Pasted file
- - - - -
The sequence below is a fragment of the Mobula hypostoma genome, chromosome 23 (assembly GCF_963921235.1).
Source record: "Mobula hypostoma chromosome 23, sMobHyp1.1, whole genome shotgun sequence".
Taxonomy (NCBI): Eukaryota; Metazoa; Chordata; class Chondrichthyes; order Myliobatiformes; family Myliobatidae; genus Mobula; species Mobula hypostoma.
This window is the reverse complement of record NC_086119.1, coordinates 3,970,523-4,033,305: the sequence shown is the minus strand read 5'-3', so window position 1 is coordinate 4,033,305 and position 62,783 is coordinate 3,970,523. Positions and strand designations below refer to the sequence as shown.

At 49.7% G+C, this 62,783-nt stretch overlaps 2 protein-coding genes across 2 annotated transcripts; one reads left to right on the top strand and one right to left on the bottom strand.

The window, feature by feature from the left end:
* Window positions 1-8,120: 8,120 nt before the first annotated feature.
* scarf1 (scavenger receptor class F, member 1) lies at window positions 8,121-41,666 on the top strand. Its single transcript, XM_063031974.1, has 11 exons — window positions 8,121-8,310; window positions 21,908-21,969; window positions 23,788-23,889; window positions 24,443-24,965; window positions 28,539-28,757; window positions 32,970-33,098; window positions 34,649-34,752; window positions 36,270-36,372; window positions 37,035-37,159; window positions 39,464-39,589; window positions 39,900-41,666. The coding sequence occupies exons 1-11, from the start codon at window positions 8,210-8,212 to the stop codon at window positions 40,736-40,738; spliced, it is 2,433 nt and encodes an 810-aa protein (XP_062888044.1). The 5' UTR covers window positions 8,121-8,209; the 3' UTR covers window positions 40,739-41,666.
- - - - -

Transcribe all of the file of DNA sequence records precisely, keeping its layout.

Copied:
The sequence below is a fragment of the Mobula hypostoma genome, chromosome 23 (assembly GCF_963921235.1).
Source record: "Mobula hypostoma chromosome 23, sMobHyp1.1, whole genome shotgun sequence".
Taxonomy (NCBI): Eukaryota; Metazoa; Chordata; class Chondrichthyes; order Myliobatiformes; family Myliobatidae; genus Mobula; species Mobula hypostoma.
This window is the reverse complement of record NC_086119.1, coordinates 3,970,523-4,033,305: the sequence shown is the minus strand read 5'-3', so window position 1 is coordinate 4,033,305 and position 62,783 is coordinate 3,970,523. Positions and strand designations below refer to the sequence as shown.

At 49.7% G+C, this 62,783-nt stretch overlaps 2 protein-coding genes across 2 annotated transcripts; one reads left to right on the top strand and one right to left on the bottom strand.

The window, feature by feature from the left end:
* Window positions 1-8,120: 8,120 nt before the first annotated feature.
* scarf1 (scavenger receptor class F, member 1) lies at window positions 8,121-41,666 on the top strand. Its single transcript, XM_063031974.1, has 11 exons — window positions 8,121-8,310; window positions 21,908-21,969; window positions 23,788-23,889; window positions 24,443-24,965; window positions 28,539-28,757; window positions 32,970-33,098; window positions 34,649-34,752; window positions 36,270-36,372; window positions 37,035-37,159; window positions 39,464-39,589; window positions 39,900-41,666. The coding sequence occupies exons 1-11, from the start codon at window positions 8,210-8,212 to the stop codon at window positions 40,736-40,738; spliced, it is 2,433 nt and encodes an 810-aa protein (XP_062888044.1). The 5' UTR covers window positions 8,121-8,209; the 3' UTR covers window positions 40,739-41,666.